Day 8. Bwindi Impenetrable National Park: birding Buhoma
After an early breakfast, we enter the Bwindi Impenetrable National Park, looking for species such as Black Bee-eater, barbets and tinkerbirds (“mini-barbets), woodpeckers, African Broadbill, a host of greenbuls, White-bellied Robin-Chat, Red-throated Alethe, Chapin’s Flycatcher, Red-faced Woodland Warbler, Mountain Masked Apalis, Bocage’s Bushshrike, Lühder’s Bushshrike, Pink-footed Puffback, Petit’s Cuckooshrike, starlings, sunbirds, and Black-billed and Brown-capped Weavers, among others. Overnight: Engagi Lodge, Buhoma.
Day 9. Bwindi Impenetrable National Park: Gorilla trekking or birding Buhoma
After breakfast we start our Gorilla trekking (optional) or continue birding (for those who opt not to do the gorilla trek) in the fabled Bwindi Impenetrable National Park. We recommend you wear sturdy walking boots and carry a good rain suit and enough drinking water in a backpack. Trekking can be tough and challenging, and therefore a reasonable level of fitness is required. You will carry a picnic lunch with you, and you will be thrilled to see these rare apes (no guarantee, although rarely missed). We can spend an hour right next to these gentle giants (again, no guarantee, but probable). Overnight: Engagi Lodge, Buhoma.
Day 10. Transfer to Queen Elizabeth National Park
After breakfast we set off for Queen Elizabeth National Park, about three hours away. We’ll look out for birds like White spotted Flufftail, Yellow-billed Barbet, African Emerald Cuckoo, Black-billed Turaco, kingfishers, Lesser Striped Swallow, cisticolas, shrikes, starlings, widowbirds, barbets, White-browed Robin-Chat, Sooty Anteater Chat, Black Cuckooshrike, Red-shouldered Cuckooshrike, Bronze Sunbird, Olive-bellied Sunbird, Copper Sunbird, Scarlet-chested Sunbird, and Red-chested Sunbird, among others. We also hope to see mammals like topi, Uganda kob, and African buffalo.
Overnight: Mweya Safari Lodge, Queen Elizabeth National Park
Day 11. Birding Queen Elizabeth National Park
Queen Elizabeth National Park is the second-largest national park of Uganda, covering an area of 1978 sq. km. This park was named after the Queen of England and is located in the western part of Uganda. It was gazetted in 1952 and opened officially by the Queen herself in 1954. The park has the most incredible ecosystem, from its habitats to the animals found here. It also features an impressive bird list and is said to have more bird species per square kilometer than any other protected area on the African continent. Indeed a birder's paradise, with over 600 avian species. With close to 100 mammal species, Queen Elizabeth National Park is also a superb territory for game drives. The Ishasha Sector is famous for its tree-climbing lions, and the Kyambura Gorge offers chimpanzee trekking.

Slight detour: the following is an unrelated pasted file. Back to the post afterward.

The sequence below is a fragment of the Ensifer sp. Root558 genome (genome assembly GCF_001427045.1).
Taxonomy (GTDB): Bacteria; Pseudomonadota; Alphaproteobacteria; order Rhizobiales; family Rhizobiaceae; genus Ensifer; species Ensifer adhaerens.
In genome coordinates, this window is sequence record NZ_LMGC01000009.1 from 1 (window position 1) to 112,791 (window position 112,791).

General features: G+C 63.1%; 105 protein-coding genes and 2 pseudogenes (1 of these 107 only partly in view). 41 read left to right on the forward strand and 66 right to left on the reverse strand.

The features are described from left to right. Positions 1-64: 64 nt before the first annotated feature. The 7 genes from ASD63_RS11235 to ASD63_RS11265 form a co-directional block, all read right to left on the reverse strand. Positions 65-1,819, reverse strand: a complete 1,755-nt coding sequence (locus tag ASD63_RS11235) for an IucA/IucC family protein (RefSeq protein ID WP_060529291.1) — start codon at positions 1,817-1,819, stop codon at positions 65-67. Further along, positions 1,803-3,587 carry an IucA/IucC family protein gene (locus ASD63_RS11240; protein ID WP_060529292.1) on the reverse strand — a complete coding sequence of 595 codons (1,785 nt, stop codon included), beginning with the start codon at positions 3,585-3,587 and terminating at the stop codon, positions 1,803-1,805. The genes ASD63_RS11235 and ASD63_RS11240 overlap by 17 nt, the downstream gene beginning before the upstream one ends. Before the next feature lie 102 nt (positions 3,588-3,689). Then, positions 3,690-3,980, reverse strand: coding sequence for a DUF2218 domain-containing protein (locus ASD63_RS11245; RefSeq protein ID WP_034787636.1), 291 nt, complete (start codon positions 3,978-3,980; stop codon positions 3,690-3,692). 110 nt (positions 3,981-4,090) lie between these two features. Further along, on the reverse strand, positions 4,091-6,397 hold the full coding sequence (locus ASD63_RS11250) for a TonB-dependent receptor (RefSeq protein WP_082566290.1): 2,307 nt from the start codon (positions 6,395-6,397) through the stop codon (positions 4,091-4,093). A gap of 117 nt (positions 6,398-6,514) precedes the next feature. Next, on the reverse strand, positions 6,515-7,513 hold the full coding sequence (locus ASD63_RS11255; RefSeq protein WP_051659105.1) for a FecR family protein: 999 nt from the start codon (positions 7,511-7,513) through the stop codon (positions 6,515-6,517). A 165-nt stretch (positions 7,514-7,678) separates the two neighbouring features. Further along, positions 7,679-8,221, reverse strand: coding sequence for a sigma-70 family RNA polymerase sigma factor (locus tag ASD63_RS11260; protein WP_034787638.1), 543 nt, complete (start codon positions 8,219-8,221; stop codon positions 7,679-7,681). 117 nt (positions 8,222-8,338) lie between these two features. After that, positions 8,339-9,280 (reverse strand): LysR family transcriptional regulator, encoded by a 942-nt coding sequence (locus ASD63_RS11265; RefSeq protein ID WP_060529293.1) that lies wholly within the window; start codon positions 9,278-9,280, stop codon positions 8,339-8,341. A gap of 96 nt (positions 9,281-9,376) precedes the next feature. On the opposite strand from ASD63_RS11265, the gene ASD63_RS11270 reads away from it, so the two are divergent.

We’ll have a cup of tea or coffee and a muffin at 6:15 a.m. in the lounge and set off with our packed breakfast for a birding safari. Lunch will be at the lodge, and in the afternoon we’ll have a boat trip on the Kazinga Channel to see a variety of wildlife, hundreds of hippos, crocodiles, and bird life from a boat for two hours.
We look for Great White and Pink-backed Pelicans, Striated Heron, Saddle-billed Stork, African Spoonbill, Martial Eagle, Kittlitz’s Plover, Senegal Plover, Wattled Lapwing, and kingfishers and larks, among many others, during our day, and look out for mammals like Uganda kob, Bushbuck, Defassa Waterbuck, African buffalo, African elephant, warthog, and, if we’re lucky, a Leopard among other carnivores like Lion and Spotted Hyaena. A very special find indeed would be the uncommon and shy Giant Forest Hog, a Queen Elizabeth National Park mammalian specialty. Overnight: Mweya Safari Lodge, Queen Elizabeth National Park
Day 12. Transfer to Kibale National Park
After breakfast we drive to Kibale National Park and the Chimpanzee Forest Guesthouse. We drive through Queen Elizabeth National Park, cross the Equator, and along the foothills of the Rwenzori Mountains through Kasese, birding en-route and planning to arrive in time for a hot cup of tea and hopefully some new trip birds! Overnight: Chimpanzee Forest Guesthouse, Kibale National Park.
Day 13. Kibale National Park